Early Origins of the Bowflower family
The surname Bowflower was first found in Norfolk
where they held a family seat
as Lords of the Manor. After the Battle of Hastings in 1066, William, Duke of Normandy
, having prevailed over King Harold, granted most of Britain to his many victorious Barons. It was not uncommon to find a Baron
, or a Bishop, with 60 or more Lordships scattered throughout the country. These he gave to his sons, nephews and other junior lines of his family and they became known as under-tenants. They adopted the Norman system of surnames which identified the under-tenant with his holdings so as to distinguish him from the senior stem of the family. After many rebellious wars between his Barons, Duke William, commissioned a census of all England
to determine in 1086, settling once and for all, who held which land. He called the census the Domesday Book
Williams, Dr Ann. And G.H. Martin, Eds., Domesday Book A Complete Translation. London: Penguin, 1992. Print. (ISBN 0-141-00523-8)
indicating that those holders registered would hold the land until the end of time. Hence, conjecturally, the surname is descended from the tenant
of the village and lands of Swanton Morely, held by William de Beaufou, a Norman Baron, son William de Beaufoe, Bishop of Thetford and Chancellor to the conqueror, who was recorded in the Domesday Book
census of 1086.
Early History of the Bowflower family
This web page shows only a small excerpt of our Bowflower research.Another 229 words (16 lines of text) covering the years 1306, 1603 and 1090 are included under the topic Early Bowflower History in all our PDF Extended History products and printed products wherever possible.
Bowflower Spelling Variations
Before English spelling was standardized a few hundred
years ago, spelling variations
of names were a common occurrence. Elements of Latin, Norman French and other languages became incorporated into English throughout the Middle Ages, and name spellings changed even among the literate. The variations of the surname Bowflower include Beaufou, Beaufois, Bellofago, Beaufloe, Beauflower, Bouffler, Beaufoy, Bowflower, Beauflour, Beauforest, Beaufor, Bofor, Bowfor and many more.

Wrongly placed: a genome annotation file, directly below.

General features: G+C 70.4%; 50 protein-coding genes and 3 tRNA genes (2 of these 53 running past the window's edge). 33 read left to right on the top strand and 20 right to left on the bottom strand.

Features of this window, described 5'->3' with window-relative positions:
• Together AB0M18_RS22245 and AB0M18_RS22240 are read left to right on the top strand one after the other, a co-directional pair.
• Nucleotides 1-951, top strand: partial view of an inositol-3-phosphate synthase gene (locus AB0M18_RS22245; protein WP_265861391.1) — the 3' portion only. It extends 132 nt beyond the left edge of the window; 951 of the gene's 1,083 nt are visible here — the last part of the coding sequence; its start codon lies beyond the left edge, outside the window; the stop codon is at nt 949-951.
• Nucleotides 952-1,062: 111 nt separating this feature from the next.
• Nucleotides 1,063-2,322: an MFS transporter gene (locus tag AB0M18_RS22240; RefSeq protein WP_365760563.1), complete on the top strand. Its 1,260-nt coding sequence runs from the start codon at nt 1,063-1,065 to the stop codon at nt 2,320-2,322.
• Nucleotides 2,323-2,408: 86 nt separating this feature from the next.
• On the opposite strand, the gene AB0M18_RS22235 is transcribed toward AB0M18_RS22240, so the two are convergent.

Early Notables of the Bowflower family (pre 1700)
Another 32 words (2 lines of text) are included under the topic Early Bowflower Notables in all our PDF Extended History products and printed products wherever possible.
Migration of the Bowflower family to the New World and Oceana
at this time, the uncertainty of the political and religious environment of the time caused many families to board ships for distant British colonies in the hopes of finding land and opportunity, and escaping persecution. The voyages were expensive, crowded, and difficult, though, and many arrived in North America sick, starved, and destitute. Those who did make it, however, were greeted with greater opportunities and freedoms that they could have experienced at home. Many of those families went on to make important contributions to the young nations in which they settled. Early immigration records have shown some of the first Bowflowers to arrive on North American shores: the name represented in many forms and recorded from the mid 17th century in the great migration from Europe. Migrants settled in the eastern seaboard from Newfoundland, to Maine, to Virginia, the Carolinas, and to the islands..